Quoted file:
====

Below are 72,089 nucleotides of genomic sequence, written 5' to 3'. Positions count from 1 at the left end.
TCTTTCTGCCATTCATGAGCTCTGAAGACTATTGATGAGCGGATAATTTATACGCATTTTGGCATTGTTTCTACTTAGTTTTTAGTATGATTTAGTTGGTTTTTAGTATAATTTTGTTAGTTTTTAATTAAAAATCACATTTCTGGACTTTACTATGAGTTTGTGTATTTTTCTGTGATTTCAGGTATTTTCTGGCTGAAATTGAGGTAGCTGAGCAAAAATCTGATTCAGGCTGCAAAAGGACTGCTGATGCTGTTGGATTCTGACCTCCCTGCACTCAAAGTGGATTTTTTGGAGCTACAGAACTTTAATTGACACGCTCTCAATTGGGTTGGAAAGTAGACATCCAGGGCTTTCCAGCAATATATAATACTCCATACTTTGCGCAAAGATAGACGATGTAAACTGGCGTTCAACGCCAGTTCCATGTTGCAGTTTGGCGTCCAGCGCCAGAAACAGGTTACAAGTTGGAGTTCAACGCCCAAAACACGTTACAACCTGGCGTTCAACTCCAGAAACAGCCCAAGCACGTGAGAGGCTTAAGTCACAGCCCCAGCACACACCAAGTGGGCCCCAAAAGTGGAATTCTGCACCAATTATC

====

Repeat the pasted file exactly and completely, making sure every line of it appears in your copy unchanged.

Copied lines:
Below are 72,089 nucleotides of genomic sequence, written 5' to 3'. Positions count from 1 at the left end.
TCTTTCTGCCATTCATGAGCTCTGAAGACTATTGATGAGCGGATAATTTATACGCATTTTGGCATTGTTTCTACTTAGTTTTTAGTATGATTTAGTTGGTTTTTAGTATAATTTTGTTAGTTTTTAATTAAAAATCACATTTCTGGACTTTACTATGAGTTTGTGTATTTTTCTGTGATTTCAGGTATTTTCTGGCTGAAATTGAGGTAGCTGAGCAAAAATCTGATTCAGGCTGCAAAAGGACTGCTGATGCTGTTGGATTCTGACCTCCCTGCACTCAAAGTGGATTTTTTGGAGCTACAGAACTTTAATTGACACGCTCTCAATTGGGTTGGAAAGTAGACATCCAGGGCTTTCCAGCAATATATAATACTCCATACTTTGCGCAAAGATAGACGATGTAAACTGGCGTTCAACGCCAGTTCCATGTTGCAGTTTGGCGTCCAGCGCCAGAAACAGGTTACAAGTTGGAGTTCAACGCCCAAAACACGTTACAACCTGGCGTTCAACTCCAGAAACAGCCCAAGCACGTGAGAGGCTTAAGTCACAGCCCCAGCACACACCAAGTGGGCCCCAAAAGTGGAATTCTGCACCAATTATC